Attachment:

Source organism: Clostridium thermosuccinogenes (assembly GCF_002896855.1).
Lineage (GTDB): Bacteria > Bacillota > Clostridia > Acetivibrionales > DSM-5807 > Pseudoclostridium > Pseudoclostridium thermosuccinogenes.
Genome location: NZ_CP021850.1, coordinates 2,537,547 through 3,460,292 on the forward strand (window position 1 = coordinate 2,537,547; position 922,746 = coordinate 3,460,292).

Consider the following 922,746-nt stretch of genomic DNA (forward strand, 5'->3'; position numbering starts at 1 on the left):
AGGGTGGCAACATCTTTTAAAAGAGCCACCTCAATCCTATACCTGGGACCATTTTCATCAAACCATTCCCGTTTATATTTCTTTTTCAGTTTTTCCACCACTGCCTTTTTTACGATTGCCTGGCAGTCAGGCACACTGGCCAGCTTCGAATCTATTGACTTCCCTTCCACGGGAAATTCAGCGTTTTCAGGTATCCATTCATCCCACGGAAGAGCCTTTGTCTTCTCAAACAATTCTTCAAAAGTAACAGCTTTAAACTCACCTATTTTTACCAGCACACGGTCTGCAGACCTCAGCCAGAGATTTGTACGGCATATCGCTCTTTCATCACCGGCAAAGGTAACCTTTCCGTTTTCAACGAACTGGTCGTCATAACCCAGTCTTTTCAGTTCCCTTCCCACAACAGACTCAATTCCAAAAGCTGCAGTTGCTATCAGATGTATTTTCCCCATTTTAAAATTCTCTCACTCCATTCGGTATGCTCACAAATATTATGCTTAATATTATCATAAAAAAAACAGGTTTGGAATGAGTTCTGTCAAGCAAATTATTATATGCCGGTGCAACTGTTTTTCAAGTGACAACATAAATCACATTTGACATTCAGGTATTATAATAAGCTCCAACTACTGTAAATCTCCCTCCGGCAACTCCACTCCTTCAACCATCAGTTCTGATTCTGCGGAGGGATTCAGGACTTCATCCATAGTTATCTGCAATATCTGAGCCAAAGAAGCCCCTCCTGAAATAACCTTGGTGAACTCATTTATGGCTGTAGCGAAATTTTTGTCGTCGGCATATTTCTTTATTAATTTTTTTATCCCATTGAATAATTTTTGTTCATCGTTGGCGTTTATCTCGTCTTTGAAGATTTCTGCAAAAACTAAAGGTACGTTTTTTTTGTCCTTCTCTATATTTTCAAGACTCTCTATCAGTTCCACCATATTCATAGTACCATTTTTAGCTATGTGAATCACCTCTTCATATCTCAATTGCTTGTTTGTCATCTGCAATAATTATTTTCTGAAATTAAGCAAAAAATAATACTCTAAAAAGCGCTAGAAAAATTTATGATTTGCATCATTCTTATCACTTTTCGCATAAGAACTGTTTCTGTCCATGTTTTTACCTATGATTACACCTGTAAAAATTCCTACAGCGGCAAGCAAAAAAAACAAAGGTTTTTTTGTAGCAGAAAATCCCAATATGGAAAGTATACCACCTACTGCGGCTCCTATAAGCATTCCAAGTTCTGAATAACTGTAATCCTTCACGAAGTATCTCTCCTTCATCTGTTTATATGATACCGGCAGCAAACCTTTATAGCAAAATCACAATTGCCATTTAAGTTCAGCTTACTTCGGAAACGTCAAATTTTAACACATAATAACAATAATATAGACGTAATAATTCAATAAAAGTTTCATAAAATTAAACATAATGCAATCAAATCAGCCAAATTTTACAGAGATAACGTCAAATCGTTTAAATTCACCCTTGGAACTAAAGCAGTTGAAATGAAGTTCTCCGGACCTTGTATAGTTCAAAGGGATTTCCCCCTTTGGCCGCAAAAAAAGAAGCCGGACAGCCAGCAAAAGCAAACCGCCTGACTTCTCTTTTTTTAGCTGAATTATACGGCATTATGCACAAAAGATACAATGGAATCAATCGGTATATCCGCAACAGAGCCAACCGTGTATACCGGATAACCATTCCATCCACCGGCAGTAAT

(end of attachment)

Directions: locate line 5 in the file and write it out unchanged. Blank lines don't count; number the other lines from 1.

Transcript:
AGGGTGGCAACATCTTTTAAAAGAGCCACCTCAATCCTATACCTGGGACCATTTTCATCAAACCATTCCCGTTTATATTTCTTTTTCAGTTTTTCCACCACTGCCTTTTTTACGATTGCCTGGCAGTCAGGCACACTGGCCAGCTTCGAATCTATTGACTTCCCTTCCACGGGAAATTCAGCGTTTTCAGGTATCCATTCATCCCACGGAAGAGCCTTTGTCTTCTCAAACAATTCTTCAAAAGTAACAGCTTTAAACTCACCTATTTTTACCAGCACACGGTCTGCAGACCTCAGCCAGAGATTTGTACGGCATATCGCTCTTTCATCACCGGCAAAGGTAACCTTTCCGTTTTCAACGAACTGGTCGTCATAACCCAGTCTTTTCAGTTCCCTTCCCACAACAGACTCAATTCCAAAAGCTGCAGTTGCTATCAGATGTATTTTCCCCATTTTAAAATTCTCTCACTCCATTCGGTATGCTCACAAATATTATGCTTAATATTATCATAAAAAAAACAGGTTTGGAATGAGTTCTGTCAAGCAAATTATTATATGCCGGTGCAACTGTTTTTCAAGTGACAACATAAATCACATTTGACATTCAGGTATTATAATAAGCTCCAACTACTGTAAATCTCCCTCCGGCAACTCCACTCCTTCAACCATCAGTTCTGATTCTGCGGAGGGATTCAGGACTTCATCCATAGTTATCTGCAATATCTGAGCCAAAGAAGCCCCTCCTGAAATAACCTTGGTGAACTCATTTATGGCTGTAGCGAAATTTTTGTCGTCGGCATATTTCTTTATTAATTTTTTTATCCCATTGAATAATTTTTGTTCATCGTTGGCGTTTATCTCGTCTTTGAAGATTTCTGCAAAAACTAAAGGTACGTTTTTTTTGTCCTTCTCTATATTTTCAAGACTCTCTATCAGTTCCACCATATTCATAGTACCATTTTTAGCTATGTGAATCACCTCTTCATATCTCAATTGCTTGTTTGTCATCTGCAATAATTATTTTCTGAAATTAAGCAAAAAATAATACTCTAAAAAGCGCTAGAAAAATTTATGATTTGCATCATTCTTATCACTTTTCGCATAAGAACTGTTTCTGTCCATGTTTTTACCTATGATTACACCTGTAAAAATTCCTACAGCGGCAAGCAAAAAAAACAAAGGTTTTTTTGTAGCAGAAAATCCCAATATGGAAAGTATACCACCTACTGCGGCTCCTATAAGCATTCCAAGTTCTGAATAACTGTAATCCTTCACGAAGTATCTCTCCTTCATCTGTTTATATGATACCGGCAGCAAACCTTTATAGCAAAATCACAATTGCCATTTAAGTTCAGCTTACTTCGGAAACGTCAAATTTTAACACATAATAACAATAATATAGACGTAATAATTCAATAAAAGTTTCATAAAATTAAACATAATGCAATCAAATCAGCCAAATTTTACAGAGATAACGTCAAATCGTTTAAATTCACCCTTGGAACTAAAGCAGTTGAAATGAAGTTCTCCGGACCTTGTATAGTTCAAAGGGATTTCCCCCTTTGGCCGCAAAAAAAGAAGCCGGACAGCCAGCAAAAGCAAACCGCCTGACTTCTCTTTTTTTAGCTGAATTATACGGCATTATGCACAAAAGATACAATGGAATCAATCGGTATATCCGCAACAGAGCCAACCGTGTATACCGGATAACCATTCCATCCACCGGCAGTAAT